Important update: Healthcare facilities
CDC has updated select ways to operate healthcare systems effectively in response to COVID-19 vaccination. Learn more
Given new evidence on the B.1.617.2 (Delta) variant, CDC has updated the guidance for fully vaccinated people. CDC recommends universal indoor masking for all teachers, staff, students, and visitors to K-12 schools, regardless of vaccination status. Children should return to full-time in-person learning in the fall with layered prevention strategies in place.
The White House announced that vaccines will be required for international travelers coming into the United States, with an effective date of November 8, 2021. For purposes of entry into the United States, vaccines accepted will include FDA approved or authorized and WHO Emergency Use Listing vaccines. More information is available here.
Travel requirements to enter the United States are changing, starting November 8, 2021. More information is available here.

Special Considerations for Health Departments

Special Considerations for Health Departments
Updated May 26, 2020

This section provides general guidance and highlights key issues that may need thoughtful attention.

Special sites not under jurisdiction

Examples of sites that are not under the jurisdiction of the state, territorial, or local health department are those under the jurisdiction of the US government (e.g., military bases and federal correctional facilities), diplomatic missions, or reservations for American Indian/Alaska Native tribes. If these sites have their own healthcare systems, the health department can offer technical consultation and can share and request data from case investigations and contact tracing. At sites that do not have healthcare systems, agreements can be made between local infection control officials and the onsite authorities to delegate the public health response to the health department.

Clients unable to participate

There may be instances when clients with COVID-19 have difficulty recalling close contacts (e.g., substance use or cognitive impairment) or they are unavailable for inquiry (e.g., died before an interview could be conducted, are intubated, unconscious, a minor, mentally incapacitated, or intellectually disabled). Social-network information, setting-based investigations, and proxy interview methods are recommended to supplement the contact list. In lieu of the ability to speak to the client, details to inform case investigation and contact tracing may be gleaned from healthcare providers or legal proxies.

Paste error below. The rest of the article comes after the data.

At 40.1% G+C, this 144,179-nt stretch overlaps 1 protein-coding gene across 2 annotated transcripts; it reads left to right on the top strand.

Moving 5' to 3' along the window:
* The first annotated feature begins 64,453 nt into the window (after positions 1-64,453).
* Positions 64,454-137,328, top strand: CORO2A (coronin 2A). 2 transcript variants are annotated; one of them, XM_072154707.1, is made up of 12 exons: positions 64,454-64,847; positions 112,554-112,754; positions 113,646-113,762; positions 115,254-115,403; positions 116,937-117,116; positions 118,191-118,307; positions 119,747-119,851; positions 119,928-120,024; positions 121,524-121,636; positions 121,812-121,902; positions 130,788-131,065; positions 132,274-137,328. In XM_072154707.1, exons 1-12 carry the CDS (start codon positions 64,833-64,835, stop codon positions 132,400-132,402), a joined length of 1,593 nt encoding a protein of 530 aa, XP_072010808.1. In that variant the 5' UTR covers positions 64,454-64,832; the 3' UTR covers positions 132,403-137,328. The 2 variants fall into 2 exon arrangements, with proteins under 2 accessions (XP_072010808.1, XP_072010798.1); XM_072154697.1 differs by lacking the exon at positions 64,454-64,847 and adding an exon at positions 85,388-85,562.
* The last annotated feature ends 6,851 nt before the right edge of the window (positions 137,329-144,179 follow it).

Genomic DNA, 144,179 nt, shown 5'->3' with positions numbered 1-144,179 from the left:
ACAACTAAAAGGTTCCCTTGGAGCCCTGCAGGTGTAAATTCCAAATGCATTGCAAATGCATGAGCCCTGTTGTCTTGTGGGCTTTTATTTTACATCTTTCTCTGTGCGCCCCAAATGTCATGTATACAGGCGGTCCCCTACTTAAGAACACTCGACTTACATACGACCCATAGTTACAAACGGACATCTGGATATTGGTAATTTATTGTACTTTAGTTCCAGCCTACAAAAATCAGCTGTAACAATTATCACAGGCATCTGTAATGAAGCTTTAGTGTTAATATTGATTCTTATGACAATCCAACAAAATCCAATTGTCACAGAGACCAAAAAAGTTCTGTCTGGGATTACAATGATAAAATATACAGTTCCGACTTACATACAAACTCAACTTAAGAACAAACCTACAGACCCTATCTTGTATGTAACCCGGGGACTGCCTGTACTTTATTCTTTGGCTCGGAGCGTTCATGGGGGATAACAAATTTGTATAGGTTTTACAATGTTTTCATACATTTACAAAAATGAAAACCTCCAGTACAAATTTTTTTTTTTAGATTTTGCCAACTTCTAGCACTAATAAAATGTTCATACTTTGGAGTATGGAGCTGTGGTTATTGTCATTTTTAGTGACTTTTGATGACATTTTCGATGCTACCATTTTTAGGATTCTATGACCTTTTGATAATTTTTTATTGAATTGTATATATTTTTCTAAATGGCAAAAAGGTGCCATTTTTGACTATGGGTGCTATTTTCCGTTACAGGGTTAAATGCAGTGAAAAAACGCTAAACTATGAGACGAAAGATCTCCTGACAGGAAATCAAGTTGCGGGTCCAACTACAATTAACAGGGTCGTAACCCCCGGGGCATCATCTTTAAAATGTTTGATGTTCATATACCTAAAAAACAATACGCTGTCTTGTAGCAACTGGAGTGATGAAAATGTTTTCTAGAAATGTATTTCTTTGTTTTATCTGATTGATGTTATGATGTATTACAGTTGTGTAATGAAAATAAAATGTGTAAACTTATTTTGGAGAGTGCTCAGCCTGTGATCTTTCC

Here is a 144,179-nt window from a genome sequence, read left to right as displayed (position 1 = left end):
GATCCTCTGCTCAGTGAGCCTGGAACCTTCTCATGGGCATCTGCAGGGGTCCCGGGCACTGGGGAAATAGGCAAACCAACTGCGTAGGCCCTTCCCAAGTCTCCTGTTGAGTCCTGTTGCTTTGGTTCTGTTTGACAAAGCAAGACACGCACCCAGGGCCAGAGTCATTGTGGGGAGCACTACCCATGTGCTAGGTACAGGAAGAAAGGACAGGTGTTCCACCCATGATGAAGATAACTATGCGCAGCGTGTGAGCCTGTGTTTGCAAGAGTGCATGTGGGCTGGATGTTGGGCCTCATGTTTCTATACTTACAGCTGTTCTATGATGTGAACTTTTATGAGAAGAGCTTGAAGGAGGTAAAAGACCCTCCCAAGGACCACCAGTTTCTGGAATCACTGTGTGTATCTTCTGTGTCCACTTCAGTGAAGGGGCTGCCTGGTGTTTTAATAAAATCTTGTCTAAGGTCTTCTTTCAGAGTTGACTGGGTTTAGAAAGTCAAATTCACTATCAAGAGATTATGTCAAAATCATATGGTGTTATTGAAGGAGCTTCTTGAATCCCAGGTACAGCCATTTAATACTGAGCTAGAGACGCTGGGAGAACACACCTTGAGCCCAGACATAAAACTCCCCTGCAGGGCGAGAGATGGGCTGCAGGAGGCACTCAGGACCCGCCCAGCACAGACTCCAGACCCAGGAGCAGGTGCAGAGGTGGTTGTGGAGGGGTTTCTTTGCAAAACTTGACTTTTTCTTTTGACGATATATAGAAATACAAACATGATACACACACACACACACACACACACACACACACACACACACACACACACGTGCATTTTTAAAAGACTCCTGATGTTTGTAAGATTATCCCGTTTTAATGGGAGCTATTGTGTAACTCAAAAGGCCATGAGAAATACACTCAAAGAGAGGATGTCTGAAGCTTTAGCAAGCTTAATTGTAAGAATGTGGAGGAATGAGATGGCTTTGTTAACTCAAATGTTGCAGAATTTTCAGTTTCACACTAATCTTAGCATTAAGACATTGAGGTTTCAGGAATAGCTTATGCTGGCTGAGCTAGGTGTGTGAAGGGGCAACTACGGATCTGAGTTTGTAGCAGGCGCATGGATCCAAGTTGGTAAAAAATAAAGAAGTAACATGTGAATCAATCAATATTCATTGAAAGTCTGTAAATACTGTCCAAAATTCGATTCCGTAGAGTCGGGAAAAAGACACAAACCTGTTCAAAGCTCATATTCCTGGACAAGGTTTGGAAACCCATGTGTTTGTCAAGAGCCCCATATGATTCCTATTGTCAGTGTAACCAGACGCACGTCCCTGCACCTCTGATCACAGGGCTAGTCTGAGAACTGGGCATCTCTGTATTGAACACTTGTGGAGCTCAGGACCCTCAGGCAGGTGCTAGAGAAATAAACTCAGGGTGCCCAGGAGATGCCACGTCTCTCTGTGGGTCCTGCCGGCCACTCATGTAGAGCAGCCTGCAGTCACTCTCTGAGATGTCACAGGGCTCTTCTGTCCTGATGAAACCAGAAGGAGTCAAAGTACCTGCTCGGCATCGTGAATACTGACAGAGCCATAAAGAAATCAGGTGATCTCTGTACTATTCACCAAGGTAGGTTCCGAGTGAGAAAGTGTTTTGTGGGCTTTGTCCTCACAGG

Culturally and linguistically diverse minority populations

Culturally and linguistically diverse populations are growing in the United States. These populations include racial and ethnic minorities, members of tribal nations, immigrants (i.e., those born outside the United States) and refugees. Health differences between racial and ethnic groups are often due to economic and social conditions that are more common among some racial and ethnic minorities than whites. History shows that severe illness and death rates tend to be higher for racial and ethnic minority groups during public health emergencies.

It is important that case investigations and contact tracing are conducted in a culturally appropriate manner, which includes meaningfully engaging community representatives from affected communities, collaborating with community-serving organizations, respecting the cultural practices in the community, and taking into consideration the social and economic contexts in which these communities live and work.

To help build trust, jurisdictions should try to employ public health staff who are of the same racial and ethnic background as the affected community and are fluent in their preferred language. When that is not possible, it is important to provide interpreters for individuals who have limited English proficiency and consider translating the data collection instruments. Core demographic variables should be included in case investigation and contact tracing forms, including detailed race and ethnicity, as well as preferred language. Finally, given that minority populations experience discrimination and may be stigmatized or otherwise harmed for their participation, it is important to ensure the privacy and confidentiality of data collected and to ensure that the participant is aware of these safeguards.